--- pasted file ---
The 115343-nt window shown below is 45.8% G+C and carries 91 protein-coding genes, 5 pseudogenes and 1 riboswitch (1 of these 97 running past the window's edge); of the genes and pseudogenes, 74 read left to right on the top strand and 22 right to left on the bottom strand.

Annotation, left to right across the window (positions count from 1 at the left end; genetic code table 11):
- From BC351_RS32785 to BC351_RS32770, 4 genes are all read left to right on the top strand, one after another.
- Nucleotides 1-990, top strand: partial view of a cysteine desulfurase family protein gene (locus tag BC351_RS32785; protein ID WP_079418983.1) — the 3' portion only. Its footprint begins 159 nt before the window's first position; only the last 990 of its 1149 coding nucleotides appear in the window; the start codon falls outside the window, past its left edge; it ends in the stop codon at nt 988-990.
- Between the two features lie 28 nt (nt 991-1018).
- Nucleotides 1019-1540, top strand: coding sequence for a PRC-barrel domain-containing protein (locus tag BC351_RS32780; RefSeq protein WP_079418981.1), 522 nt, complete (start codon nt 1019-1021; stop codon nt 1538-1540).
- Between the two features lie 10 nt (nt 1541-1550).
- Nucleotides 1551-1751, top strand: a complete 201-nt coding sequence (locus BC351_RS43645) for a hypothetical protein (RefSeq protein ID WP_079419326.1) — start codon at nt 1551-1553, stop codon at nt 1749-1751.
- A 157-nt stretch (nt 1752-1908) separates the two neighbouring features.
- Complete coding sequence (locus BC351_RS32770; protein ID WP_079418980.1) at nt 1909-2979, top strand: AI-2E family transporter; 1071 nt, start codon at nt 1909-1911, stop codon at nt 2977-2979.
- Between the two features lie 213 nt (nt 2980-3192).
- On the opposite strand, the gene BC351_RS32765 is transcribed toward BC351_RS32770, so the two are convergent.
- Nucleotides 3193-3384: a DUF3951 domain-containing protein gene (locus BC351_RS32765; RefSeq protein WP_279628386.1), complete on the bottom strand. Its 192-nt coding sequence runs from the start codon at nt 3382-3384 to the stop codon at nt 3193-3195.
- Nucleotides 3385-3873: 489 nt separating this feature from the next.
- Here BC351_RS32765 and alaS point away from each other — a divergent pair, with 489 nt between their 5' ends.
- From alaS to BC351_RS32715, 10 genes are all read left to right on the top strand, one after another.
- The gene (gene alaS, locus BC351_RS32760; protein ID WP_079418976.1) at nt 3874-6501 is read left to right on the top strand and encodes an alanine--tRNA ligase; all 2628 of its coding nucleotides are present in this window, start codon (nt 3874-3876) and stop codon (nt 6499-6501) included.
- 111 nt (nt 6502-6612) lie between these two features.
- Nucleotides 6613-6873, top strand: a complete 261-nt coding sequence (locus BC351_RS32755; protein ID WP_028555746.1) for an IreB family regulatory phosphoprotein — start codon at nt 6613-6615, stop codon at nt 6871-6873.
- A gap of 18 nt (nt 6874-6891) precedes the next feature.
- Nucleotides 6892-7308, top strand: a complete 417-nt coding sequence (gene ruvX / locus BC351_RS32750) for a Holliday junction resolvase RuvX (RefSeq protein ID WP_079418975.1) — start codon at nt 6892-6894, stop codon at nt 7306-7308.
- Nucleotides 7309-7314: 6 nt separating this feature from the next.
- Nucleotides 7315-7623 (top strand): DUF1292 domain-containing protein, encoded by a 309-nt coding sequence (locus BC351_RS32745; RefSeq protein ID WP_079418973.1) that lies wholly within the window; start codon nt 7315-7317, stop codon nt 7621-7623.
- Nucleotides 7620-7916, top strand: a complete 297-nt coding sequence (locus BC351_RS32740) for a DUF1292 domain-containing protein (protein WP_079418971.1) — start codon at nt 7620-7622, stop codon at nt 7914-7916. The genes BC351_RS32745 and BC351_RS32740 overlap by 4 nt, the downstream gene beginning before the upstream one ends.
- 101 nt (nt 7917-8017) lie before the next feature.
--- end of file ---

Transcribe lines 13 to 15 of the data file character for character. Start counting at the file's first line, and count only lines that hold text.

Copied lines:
- Nucleotides 3193-3384: a DUF3951 domain-containing protein gene (locus BC351_RS32765; RefSeq protein WP_279628386.1), complete on the bottom strand. Its 192-nt coding sequence runs from the start codon at nt 3382-3384 to the stop codon at nt 3193-3195.
- Nucleotides 3385-3873: 489 nt separating this feature from the next.
- Here BC351_RS32765 and alaS point away from each other — a divergent pair, with 489 nt between their 5' ends.